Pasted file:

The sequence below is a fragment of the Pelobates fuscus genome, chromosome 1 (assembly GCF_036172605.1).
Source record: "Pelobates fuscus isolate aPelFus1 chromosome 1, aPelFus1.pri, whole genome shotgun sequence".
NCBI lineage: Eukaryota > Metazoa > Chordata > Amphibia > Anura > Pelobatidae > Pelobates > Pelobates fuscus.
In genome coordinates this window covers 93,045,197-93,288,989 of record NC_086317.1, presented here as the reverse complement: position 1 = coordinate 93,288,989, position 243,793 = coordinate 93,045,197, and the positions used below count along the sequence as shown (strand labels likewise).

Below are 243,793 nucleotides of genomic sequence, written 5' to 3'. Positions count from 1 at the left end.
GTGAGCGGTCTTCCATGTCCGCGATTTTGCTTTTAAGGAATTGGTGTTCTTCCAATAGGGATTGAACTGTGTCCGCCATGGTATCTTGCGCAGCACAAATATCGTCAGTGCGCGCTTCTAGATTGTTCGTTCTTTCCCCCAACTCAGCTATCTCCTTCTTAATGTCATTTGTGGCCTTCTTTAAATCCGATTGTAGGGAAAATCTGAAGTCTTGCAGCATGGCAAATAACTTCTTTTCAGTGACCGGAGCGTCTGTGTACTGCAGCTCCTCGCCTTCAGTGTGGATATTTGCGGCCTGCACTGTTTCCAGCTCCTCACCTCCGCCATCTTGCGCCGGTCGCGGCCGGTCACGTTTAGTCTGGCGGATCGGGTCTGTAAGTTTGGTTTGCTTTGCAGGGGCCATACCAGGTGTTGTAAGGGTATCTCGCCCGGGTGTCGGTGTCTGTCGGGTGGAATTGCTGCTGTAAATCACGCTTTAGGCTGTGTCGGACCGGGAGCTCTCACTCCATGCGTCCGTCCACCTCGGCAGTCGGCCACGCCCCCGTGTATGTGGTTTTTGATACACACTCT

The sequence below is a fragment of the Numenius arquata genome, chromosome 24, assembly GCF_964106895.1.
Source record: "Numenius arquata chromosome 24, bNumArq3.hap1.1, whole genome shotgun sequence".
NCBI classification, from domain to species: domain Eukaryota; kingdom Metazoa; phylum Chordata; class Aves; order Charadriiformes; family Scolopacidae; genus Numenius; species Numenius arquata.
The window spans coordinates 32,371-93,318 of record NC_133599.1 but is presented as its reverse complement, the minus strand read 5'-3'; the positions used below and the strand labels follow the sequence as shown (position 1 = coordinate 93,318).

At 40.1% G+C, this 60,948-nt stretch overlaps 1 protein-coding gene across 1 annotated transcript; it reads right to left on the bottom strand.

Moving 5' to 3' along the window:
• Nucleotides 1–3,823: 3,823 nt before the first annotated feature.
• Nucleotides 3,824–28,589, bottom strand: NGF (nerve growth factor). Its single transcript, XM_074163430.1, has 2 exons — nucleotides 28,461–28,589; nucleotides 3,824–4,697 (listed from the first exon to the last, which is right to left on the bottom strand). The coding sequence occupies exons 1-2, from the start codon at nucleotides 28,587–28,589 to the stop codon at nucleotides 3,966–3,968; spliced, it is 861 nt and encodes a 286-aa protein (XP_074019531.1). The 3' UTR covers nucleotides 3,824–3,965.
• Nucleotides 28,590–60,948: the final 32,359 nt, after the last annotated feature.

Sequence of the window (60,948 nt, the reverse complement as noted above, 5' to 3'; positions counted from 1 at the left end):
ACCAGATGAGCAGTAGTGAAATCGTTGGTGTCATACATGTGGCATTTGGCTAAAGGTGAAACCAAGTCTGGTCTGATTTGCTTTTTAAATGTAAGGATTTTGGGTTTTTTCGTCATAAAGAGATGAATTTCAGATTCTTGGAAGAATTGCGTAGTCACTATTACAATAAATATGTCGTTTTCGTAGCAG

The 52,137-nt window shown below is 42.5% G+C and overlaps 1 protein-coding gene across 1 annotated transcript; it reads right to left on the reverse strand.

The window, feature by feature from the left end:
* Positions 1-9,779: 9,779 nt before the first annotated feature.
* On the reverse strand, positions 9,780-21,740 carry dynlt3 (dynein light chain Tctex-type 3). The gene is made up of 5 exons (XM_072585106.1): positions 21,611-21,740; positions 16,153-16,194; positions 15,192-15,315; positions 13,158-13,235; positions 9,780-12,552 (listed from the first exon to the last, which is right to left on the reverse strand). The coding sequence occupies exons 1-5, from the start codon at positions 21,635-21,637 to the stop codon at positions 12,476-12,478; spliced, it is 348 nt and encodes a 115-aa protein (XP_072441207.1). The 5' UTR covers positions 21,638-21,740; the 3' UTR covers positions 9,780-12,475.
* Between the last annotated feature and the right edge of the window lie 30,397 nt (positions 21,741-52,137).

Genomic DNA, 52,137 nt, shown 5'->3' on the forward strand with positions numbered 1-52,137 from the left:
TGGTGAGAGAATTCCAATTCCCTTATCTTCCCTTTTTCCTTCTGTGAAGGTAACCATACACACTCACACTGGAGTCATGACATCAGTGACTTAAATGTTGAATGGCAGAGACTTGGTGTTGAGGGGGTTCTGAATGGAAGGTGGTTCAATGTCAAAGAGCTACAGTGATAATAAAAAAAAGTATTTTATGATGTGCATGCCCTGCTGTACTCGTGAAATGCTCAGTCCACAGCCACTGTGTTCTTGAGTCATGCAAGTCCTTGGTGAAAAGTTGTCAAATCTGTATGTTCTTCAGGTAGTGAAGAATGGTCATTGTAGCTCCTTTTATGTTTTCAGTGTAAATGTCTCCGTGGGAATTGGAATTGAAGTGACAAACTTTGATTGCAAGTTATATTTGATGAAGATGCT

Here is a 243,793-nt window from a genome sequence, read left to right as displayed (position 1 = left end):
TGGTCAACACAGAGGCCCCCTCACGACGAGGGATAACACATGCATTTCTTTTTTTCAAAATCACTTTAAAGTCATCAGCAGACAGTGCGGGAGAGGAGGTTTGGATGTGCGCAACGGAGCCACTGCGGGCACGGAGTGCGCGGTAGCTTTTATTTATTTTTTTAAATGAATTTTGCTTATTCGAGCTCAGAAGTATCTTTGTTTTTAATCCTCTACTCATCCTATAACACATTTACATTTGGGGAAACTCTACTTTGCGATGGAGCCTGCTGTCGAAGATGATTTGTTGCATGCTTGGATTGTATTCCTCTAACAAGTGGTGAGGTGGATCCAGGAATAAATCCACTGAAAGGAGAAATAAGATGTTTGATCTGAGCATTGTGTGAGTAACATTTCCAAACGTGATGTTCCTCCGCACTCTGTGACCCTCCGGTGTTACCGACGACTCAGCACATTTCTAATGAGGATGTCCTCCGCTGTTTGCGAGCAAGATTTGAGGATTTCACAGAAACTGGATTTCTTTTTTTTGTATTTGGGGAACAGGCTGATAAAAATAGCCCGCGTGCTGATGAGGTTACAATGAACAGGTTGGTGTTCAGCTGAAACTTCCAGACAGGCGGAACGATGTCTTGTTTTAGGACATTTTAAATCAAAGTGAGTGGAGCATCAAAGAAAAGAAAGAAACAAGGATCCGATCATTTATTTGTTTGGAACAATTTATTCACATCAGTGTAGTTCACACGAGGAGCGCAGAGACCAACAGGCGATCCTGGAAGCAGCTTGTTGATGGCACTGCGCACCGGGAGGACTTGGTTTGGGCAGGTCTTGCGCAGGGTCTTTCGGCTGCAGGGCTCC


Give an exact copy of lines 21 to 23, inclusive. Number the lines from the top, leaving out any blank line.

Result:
* On the reverse strand, positions 9,780-21,740 carry dynlt3 (dynein light chain Tctex-type 3). The gene is made up of 5 exons (XM_072585106.1): positions 21,611-21,740; positions 16,153-16,194; positions 15,192-15,315; positions 13,158-13,235; positions 9,780-12,552 (listed from the first exon to the last, which is right to left on the reverse strand). The coding sequence occupies exons 1-5, from the start codon at positions 21,635-21,637 to the stop codon at positions 12,476-12,478; spliced, it is 348 nt and encodes a 115-aa protein (XP_072441207.1). The 5' UTR covers positions 21,638-21,740; the 3' UTR covers positions 9,780-12,475.
* Between the last annotated feature and the right edge of the window lie 30,397 nt (positions 21,741-52,137).

Genomic DNA, 52,137 nt, shown 5'->3' on the forward strand with positions numbered 1-52,137 from the left: